Stories are my forte though. I have greater control over that medium. Long story, short story, novel or novella — all of them are a pleasure to work on.

What books have had the greatest impact on you?

To name a few – The English Patient, Bel Canto, Canary Row, Moth Smoke, Maps for Lost Lovers, White Teeth, In Other Rooms Other Wonders, A Tale of Two Cities, Surfacing, The Hours, The Mayor of Casterbridge, The Orphan Master’s Son, The God of Small Things. I could go on and on…

Books you have loved reading this year?

I’m very impressed with Donna Tart’s The Secret History and The Goldfinch is next on my list. Thomas Piketty’s Capital in the 21st Century focuses on inequality in the Europe and the US, but it makes perfect sense in our context as well. I’m no economist, but I picked up this book because it dissects the “monstrous” capitalist machine with  precision. Two other unforgettable pieces that I came across — Zadie Smith’s moving essay on climate change, and Arundhati Roy’s brilliant introduction to Dr Ambedkar’s “Annihilation of Caste”. Anybody who gives a damn about the world should put these two essays on their reading list. Also read a novel called Karachi, You’re Killing Me by Saba Imtiaz recently. It’s a funny and sharp bit of storytelling. Very enjoyable.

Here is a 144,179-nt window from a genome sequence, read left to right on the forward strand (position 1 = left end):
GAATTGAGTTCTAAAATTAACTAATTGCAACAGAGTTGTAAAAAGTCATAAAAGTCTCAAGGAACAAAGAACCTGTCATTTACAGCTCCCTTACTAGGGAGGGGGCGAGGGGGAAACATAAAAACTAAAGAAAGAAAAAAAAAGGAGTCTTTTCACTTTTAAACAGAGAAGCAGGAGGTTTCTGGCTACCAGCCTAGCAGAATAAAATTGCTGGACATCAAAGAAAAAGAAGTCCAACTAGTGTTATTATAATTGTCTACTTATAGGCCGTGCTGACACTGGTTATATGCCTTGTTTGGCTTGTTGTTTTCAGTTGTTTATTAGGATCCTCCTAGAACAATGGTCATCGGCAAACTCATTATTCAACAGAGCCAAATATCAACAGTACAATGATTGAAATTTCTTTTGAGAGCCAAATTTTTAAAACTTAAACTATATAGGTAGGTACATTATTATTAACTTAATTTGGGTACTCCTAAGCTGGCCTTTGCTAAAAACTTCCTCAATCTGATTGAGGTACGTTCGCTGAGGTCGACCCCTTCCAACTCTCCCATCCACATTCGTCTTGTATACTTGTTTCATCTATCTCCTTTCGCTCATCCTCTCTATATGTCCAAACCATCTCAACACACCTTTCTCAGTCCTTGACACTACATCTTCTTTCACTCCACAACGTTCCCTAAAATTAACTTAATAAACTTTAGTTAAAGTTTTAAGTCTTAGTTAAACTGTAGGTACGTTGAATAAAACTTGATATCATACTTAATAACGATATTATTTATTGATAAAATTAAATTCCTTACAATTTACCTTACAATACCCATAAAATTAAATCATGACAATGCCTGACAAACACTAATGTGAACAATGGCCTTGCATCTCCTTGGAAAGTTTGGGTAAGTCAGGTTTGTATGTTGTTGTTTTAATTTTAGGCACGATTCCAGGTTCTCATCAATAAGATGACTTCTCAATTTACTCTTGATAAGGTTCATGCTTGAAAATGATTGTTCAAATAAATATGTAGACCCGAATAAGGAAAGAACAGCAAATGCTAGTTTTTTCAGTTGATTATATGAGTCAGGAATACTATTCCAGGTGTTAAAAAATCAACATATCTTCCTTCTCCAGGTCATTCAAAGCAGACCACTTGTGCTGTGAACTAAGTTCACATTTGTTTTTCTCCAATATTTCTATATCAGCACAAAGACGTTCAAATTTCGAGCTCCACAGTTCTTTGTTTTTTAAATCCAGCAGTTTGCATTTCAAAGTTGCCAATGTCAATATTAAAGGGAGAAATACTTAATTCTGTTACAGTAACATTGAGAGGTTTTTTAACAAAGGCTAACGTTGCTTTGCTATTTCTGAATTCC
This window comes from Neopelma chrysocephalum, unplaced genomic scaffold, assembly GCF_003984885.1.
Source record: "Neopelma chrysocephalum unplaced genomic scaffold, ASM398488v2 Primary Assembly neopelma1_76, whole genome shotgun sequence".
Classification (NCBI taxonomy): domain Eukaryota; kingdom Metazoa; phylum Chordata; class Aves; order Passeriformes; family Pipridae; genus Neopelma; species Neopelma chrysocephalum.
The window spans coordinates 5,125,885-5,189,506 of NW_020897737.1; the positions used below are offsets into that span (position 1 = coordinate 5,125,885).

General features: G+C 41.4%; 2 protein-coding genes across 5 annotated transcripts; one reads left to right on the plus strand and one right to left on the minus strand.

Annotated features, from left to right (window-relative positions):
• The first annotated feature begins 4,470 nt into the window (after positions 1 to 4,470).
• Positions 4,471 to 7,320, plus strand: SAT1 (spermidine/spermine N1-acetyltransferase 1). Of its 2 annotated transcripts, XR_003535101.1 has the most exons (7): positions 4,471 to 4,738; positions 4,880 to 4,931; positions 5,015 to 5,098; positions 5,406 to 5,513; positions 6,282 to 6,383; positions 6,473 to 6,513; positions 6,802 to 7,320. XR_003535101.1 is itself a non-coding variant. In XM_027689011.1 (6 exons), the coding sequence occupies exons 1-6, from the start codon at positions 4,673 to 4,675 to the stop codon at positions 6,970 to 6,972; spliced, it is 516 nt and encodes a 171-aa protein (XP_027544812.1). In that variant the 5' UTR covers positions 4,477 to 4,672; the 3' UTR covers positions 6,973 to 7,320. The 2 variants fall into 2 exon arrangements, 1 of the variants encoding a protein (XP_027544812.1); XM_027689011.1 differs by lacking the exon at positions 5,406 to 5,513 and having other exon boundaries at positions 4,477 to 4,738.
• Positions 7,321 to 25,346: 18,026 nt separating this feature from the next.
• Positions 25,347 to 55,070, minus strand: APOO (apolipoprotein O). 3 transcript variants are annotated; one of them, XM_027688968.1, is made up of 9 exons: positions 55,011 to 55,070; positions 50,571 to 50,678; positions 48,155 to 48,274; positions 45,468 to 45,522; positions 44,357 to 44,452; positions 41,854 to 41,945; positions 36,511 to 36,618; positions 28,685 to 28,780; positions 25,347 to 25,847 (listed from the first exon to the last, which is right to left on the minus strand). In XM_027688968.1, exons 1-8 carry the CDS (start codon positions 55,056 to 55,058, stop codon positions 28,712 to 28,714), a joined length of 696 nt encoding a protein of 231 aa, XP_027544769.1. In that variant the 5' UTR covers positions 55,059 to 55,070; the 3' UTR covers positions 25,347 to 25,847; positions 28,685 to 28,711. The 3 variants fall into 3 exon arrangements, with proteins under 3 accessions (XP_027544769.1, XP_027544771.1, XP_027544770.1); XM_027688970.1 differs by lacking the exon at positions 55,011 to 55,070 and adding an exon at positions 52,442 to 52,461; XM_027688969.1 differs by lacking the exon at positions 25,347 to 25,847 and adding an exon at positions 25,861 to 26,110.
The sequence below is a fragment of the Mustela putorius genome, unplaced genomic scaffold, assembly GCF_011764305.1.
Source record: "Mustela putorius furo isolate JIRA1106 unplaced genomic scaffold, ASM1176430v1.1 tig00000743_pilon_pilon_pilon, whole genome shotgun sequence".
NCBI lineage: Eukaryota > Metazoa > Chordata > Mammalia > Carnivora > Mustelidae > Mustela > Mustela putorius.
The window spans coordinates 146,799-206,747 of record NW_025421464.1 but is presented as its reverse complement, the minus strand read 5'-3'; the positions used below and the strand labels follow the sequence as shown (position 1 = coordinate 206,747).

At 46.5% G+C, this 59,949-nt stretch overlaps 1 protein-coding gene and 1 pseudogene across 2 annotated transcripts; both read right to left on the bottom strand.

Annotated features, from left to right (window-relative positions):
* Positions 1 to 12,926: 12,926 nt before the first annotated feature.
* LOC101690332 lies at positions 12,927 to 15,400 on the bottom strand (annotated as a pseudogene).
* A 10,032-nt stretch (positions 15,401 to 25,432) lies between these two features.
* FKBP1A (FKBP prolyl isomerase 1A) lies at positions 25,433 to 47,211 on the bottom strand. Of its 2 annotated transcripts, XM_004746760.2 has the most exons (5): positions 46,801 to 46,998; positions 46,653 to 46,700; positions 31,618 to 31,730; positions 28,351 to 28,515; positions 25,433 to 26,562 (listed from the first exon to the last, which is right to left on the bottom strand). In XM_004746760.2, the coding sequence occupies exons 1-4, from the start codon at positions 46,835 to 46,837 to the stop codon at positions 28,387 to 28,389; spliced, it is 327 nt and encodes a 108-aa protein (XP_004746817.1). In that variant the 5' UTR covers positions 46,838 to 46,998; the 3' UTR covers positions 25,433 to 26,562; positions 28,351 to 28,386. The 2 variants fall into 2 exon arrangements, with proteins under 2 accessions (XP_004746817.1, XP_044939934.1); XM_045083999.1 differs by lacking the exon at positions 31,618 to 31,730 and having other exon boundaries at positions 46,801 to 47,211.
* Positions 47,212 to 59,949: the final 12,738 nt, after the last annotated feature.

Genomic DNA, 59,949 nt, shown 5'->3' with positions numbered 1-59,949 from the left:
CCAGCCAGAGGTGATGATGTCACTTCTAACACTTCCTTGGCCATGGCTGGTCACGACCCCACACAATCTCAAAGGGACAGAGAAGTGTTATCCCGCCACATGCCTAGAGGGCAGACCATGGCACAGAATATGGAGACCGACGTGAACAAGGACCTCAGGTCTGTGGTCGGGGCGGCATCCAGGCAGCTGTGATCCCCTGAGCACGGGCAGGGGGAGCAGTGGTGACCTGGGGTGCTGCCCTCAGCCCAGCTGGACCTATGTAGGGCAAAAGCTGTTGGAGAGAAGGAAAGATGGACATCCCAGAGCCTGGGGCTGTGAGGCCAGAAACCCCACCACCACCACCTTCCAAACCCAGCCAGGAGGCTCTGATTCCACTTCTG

Your favourite line from a literary work or a piece of advice from a writer that you will never forget?

Michael Ondaatje’s The English Patient is the holy grail of fiction as far as I am concerned. One my favorite lines from the book: “All I ever wanted was a world without maps”.

What is your advice to writers struggling to get a break?

Never let anyone convince you that writing is a hopeless pursuit. There will be naysayers and rejection letters. There will be dark days and horrible self-doubt, but words will always be there to light up your horizon.

What do you plan to write next?

I am working on a novel right now. The story is set in two time frames — one strand in Tibet in the 1950s and the other in modern Delhi and Gurgaon. The novel takes a close look at a rapidly globalizing India and at how the forces of history change the course of individual lives in startling, unexpected ways. I also have a few short story ideas brewing in my head. Must find the time to shape them into fully formed stories.